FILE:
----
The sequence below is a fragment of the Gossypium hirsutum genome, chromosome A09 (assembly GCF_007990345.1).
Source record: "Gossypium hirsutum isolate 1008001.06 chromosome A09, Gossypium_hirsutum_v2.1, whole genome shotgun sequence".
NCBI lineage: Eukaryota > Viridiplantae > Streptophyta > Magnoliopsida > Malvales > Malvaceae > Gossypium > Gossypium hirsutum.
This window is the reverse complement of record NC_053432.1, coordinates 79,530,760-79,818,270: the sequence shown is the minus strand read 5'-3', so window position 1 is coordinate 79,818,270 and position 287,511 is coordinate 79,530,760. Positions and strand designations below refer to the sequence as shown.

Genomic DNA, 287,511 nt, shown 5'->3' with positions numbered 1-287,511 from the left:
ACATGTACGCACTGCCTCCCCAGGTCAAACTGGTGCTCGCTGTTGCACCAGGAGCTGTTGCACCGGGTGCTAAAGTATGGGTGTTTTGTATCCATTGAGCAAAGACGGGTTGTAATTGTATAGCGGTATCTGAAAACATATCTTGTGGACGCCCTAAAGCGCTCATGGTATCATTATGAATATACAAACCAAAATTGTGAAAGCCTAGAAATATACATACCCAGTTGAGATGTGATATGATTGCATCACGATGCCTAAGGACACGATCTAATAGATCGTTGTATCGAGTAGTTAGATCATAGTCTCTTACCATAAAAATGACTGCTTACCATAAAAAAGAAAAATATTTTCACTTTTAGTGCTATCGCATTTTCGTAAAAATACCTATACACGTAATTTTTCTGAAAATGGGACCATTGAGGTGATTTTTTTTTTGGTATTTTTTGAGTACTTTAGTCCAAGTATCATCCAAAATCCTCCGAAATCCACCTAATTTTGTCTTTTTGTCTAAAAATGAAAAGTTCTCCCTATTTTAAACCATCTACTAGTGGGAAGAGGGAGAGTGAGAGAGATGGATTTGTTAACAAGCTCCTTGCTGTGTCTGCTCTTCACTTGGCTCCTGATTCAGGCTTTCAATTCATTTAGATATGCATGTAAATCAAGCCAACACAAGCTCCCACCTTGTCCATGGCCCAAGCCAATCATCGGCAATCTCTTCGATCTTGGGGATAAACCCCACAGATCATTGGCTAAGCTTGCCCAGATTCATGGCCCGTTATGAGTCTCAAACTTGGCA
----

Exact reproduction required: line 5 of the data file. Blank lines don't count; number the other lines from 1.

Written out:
Genomic DNA, 287,511 nt, shown 5'->3' with positions numbered 1-287,511 from the left: